It apparently inhabits humid forest at elevations up to c. 600 m, but there are no data on its feeding ecology and very little information on breeding ecology (Teixeira et al. 1987, Bierregaard 1994, Parker et al. 1996). Displays have been recorded during October-January, with a nest found in April (Bierregaard et al. 2015).
There has been massive deforestation in coastal Alagoas and Pernambuco, with most suitable habitat cleared or threatened. The two key sites in Alagoas are both under severe threat, with forest at Murici covering 70 km2 in the 1970s, but less than 30 km2 in 1999 (J. M. Goerck in litt. 1999, 2000). Indiscriminate small-scale logging was still occurring at the site in 1992, and the area is further threatened by fires spreading from adjacent sugarcane plantations. Some forest persists at São Miguel dos Campos but it is still under pressure from logging and hunting (F.V. Dénes and L.F. Silveira in litt. 2007). The current condition of forest at Água Azul is unknown.
Conservation Actions Underway
CITES Appendix II. Considered Endangered at the national level in Brazil (MMA 2014). A large area in Murici, Alagoas, is currently legally protected by the Brazilian government (F.V. Dénes and L.F. Silveira in litt. 2007). The species's strongholds are often on private reserves (L.F. Silveira in litt. 2012), like Murici Ecological Reserve and Frei Caneca Nature Reserve. In Pernambuco, the site where the species was sighted in São José da Coroa Grande municipality, and the site named Água Azul are well-protected, the former being surrounded by many small and medium-sized forest fragments (G. Pereira in litt. 2010). Surveys were conducted in Alagoas and Pernambuco states in 2007 and 2008 (Dénes et al. 2011, Seipke et al. 2011, F.V. Dénes and L.F. Silveira in litt. 2007). Local NGOs such as the IPMA (Instituto para a Preservação da Mata Atlântica) are working to create reserves in many privately-owned forest fragments in Alagoas and Pernambuco (F.V. Dénes and L.F. Silveira in litt. 2007).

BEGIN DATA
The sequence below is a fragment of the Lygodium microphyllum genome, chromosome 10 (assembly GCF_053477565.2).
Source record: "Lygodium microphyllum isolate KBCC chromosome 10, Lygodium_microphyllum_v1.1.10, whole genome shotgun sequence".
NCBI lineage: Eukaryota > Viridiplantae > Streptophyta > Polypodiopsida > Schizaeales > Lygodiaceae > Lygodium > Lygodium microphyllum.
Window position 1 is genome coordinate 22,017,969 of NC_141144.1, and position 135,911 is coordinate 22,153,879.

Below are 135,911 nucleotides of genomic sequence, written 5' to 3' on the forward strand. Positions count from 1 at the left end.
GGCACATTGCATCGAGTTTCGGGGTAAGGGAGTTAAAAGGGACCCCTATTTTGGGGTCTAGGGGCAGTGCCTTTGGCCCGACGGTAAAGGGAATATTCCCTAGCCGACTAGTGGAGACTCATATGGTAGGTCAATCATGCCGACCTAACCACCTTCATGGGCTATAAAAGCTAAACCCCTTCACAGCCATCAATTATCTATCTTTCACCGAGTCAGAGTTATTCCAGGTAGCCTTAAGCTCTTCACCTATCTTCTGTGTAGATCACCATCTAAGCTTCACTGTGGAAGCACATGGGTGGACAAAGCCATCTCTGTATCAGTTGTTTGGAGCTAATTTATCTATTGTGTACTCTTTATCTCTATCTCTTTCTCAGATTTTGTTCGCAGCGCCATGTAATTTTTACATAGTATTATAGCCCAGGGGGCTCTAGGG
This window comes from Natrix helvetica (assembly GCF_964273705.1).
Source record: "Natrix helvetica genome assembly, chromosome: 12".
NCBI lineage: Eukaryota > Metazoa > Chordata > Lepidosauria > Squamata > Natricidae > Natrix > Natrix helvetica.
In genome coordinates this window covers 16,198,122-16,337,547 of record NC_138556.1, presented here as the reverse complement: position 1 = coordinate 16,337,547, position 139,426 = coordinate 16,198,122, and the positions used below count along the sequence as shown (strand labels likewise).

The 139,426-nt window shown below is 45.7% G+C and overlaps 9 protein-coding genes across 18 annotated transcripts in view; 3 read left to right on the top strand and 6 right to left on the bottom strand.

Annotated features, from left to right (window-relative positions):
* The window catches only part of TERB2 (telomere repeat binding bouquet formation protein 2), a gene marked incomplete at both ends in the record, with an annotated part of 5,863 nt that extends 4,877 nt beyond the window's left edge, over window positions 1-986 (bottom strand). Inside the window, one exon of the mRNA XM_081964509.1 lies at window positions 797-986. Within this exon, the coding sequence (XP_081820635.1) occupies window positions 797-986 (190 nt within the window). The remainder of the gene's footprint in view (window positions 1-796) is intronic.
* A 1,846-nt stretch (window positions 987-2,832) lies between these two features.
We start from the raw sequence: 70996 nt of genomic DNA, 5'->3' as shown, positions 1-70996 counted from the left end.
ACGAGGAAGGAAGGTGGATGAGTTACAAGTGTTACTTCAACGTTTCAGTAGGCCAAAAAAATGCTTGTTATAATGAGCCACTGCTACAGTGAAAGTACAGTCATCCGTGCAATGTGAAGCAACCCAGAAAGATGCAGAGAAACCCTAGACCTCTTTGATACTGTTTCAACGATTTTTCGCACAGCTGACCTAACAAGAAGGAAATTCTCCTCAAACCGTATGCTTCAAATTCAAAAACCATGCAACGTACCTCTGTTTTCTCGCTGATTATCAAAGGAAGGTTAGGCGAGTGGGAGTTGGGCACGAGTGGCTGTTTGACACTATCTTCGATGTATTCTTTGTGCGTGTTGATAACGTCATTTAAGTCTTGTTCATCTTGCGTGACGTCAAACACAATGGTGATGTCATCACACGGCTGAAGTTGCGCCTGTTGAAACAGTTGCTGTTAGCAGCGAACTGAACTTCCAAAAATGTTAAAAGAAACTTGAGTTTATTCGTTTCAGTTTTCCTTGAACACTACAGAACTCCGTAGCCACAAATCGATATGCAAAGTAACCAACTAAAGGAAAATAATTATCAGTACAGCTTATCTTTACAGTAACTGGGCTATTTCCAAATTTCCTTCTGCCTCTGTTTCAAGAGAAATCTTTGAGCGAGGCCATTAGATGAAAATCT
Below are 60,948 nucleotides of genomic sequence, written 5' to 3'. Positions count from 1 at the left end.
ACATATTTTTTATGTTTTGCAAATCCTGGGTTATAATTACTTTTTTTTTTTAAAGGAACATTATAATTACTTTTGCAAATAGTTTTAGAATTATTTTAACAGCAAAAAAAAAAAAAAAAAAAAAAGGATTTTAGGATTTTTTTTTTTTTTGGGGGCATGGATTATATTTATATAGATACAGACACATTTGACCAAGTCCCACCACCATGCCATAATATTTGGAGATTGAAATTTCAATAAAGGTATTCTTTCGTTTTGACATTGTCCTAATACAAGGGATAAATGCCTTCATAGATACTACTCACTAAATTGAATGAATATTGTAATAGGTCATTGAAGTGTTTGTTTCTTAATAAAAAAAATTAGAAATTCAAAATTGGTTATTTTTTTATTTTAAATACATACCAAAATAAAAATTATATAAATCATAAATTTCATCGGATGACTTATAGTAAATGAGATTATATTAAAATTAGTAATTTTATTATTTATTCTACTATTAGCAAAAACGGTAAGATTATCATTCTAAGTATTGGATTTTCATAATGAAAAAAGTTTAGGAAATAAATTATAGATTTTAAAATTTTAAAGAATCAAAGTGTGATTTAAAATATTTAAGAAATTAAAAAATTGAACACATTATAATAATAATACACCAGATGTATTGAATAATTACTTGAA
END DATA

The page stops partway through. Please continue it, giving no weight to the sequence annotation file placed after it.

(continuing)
Conservation Actions Proposed
Urgently survey all forest patches larger than 10 ha in Pernambuco, Alagoas and neighbouring states (Seipke 2008). Designate Murici as a biological reserve and ensure its de facto protection. Protect any remaining forest at São Miguel dos Campos. Conduct field and museum studies to clarify its taxonomic status including DNA analysis. Conduct additional surveys in forest fragments in Paraíba and Sergipe states to determine the species's occurrence therein, and in north-eastern Bahia, where it may also be present (L.F. Silveira and F.V. Dénes in litt. 2012). Conduct research into the impact of land-use change on the species (Pereira et al. 2014). Develop a captive-breeding programme (Pereira et al. 2014).